INDIANAPOLIS — The 38 players selected in Thursday’s SuperDraft have a long way to go just to prove they’re capable of making the grade in MLS, so it’s probably way too early to debate their readiness for the international level.
But that’s not going to stop us from indulging in some fun, forward-looking speculation about the potential for this year’s rookie crop to become US national teamers. After all, it was barely two years ago that the Houston Dynamo picked Will Bruin in the SuperDraft in Baltimore, and at this very moment the striker is toiling away at USMNT coach Jurgen Klinsmann’s January camp in Southern California.
USMNT 2013 SuperDraft starting XI (4-3-3/4-5-1)
GK: Luis Soffner
Only two goalkeepers were selected this year, and at No. 36, Soffner was the third-to-last pick of the day to the New England Revolution. But the St. Louis native is a gamer, a smart, focused leader who just won a NCAA national championship at Indiana. He could become the Nick Rimando of his generation.
D: Andrew Farrell/Walker Zimmerman/Tommy Muller/Taylor Kemp
The first two names on this list were probably the two most highly-rated players in the entire draft.
WATCH: Zimmerman on joining FC Dallas
“It’s really hard to predict, because there’s guys that get into systems and then they develop when they get there,” one veteran technical director/general manager type told me. “Zimmerman and Farrell, those are guys who you’d think, ‘OK, they’ll have a chance to compete right away.’”
Both are seen primarily as center backs, but Farrell's ample athleticism makes him a candidate to become a right back, and Combine coaches experimented with him there. So in our team, that opens up a spot for Muller, who is reminiscent of Michael Parkhurst in his ability to read the game aptly enough to make up for a lack of traditional center-back size. Kemp gets the nod as the top left back in a draft with some good ones.
M: Dillon Powers/Mikey Lopez/Carlos Alvarez
Holding midfielders aren’t exactly in short supply around the US camp. That said, Powers could turn out to be a pretty good one. Though not dazzlingly gifted in any one area, the Notre Dame product offers bite, mobility and intelligence. In our team, he’ll stay at home while his partner Lopez, who Sporting KC coach Peter Vermes described on Thursday as “leather-lunged,” hares all over the pitch to link play and feed Alvarez the ball in an advanced creative role.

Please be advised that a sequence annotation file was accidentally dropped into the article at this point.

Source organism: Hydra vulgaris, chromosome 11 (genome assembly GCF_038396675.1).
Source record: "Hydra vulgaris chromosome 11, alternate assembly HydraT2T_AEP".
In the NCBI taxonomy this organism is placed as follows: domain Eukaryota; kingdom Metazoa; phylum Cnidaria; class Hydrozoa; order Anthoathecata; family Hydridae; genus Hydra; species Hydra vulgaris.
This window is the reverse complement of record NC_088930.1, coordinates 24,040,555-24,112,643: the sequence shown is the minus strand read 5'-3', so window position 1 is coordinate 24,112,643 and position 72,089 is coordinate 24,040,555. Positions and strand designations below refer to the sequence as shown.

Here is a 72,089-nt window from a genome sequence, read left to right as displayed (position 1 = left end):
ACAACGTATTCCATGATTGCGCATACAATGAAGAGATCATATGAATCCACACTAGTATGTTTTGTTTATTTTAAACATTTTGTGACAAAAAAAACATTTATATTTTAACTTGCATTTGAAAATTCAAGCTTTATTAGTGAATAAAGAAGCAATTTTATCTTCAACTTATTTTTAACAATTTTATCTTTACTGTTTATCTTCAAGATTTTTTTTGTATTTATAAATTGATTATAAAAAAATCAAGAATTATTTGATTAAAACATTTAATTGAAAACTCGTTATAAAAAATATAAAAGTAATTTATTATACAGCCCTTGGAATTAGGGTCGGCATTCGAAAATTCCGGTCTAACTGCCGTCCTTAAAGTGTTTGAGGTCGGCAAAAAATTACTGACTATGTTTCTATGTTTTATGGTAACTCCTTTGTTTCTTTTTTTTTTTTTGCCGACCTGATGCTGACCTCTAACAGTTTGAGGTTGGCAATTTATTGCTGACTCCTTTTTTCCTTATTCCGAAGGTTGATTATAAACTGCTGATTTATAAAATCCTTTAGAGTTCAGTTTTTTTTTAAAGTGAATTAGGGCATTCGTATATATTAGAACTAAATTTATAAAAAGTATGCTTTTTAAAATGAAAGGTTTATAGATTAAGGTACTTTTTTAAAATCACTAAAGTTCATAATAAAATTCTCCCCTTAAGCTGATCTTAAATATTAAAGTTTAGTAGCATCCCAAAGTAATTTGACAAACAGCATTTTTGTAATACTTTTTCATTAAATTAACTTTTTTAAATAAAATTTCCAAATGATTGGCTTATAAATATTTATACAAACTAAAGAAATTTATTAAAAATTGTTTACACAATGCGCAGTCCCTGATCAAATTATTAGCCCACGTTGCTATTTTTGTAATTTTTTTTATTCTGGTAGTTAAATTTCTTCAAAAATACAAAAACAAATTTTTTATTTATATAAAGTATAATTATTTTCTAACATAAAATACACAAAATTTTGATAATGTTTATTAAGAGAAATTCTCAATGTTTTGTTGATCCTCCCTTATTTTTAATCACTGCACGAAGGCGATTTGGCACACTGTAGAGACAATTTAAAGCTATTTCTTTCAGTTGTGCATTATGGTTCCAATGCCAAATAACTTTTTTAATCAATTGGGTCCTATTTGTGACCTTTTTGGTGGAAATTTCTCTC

WATCH: Alvarez reacts to Chivas selection
Wondering about the international allegiances for Alvarez? After all, his father played for Chivas Guadalajara and he himself spent time in the Mexican youth national team system. When I asked him about it on draft day, he said was open to playing for both countries and would likely go with whichever one called him in first.
“I’m wide open-minded -- whatever happens, I just live by the day and play, that’s what I like doing,” Alvarez said.
But what would his dad think if he donned a US shirt?
“Oh, he’s a Mexican, but he knows I was born here and raised here and everything,” Alvrez said. “He wouldn’t care -- wherever I play, he knows that I’m going to play with passion and he’s going to be happy for me.”
F: Kekuta Manneh/Eriq Zavaleta/Erik Hurtado
Manneh has lots of growing to do yet his upside is tremendous, thanks to skills and instincts the American system simply does not produce in large numbers. Born in Gambia, he moved to the USA at 15 years old in search of a pro soccer career, and has since been legally adopted by a Texas family, so he is well on the way to full citizenship -- and seems open to representing the nation that is making his dreams come true.
Zavaleta may yet become a center back, but he’s led the line with distinction for the NCAA national champs and might just blossom into a classy international prospect under Sigi Schmid’s tutelage in Seattle. Both his father Carlos and uncle, Greg Vanney, have blazed that same path.
A winger with both size and skill, Hurtado offers the kind of versatility Klinsmann loves. One potential wrinkle: His family lived in Mexico for a brief period during his childhood and as one television analyst noted to me at the Combine, he’d bring useful qualities to the El Tri setup should their technical staff decide to try to lure his loyalty southward.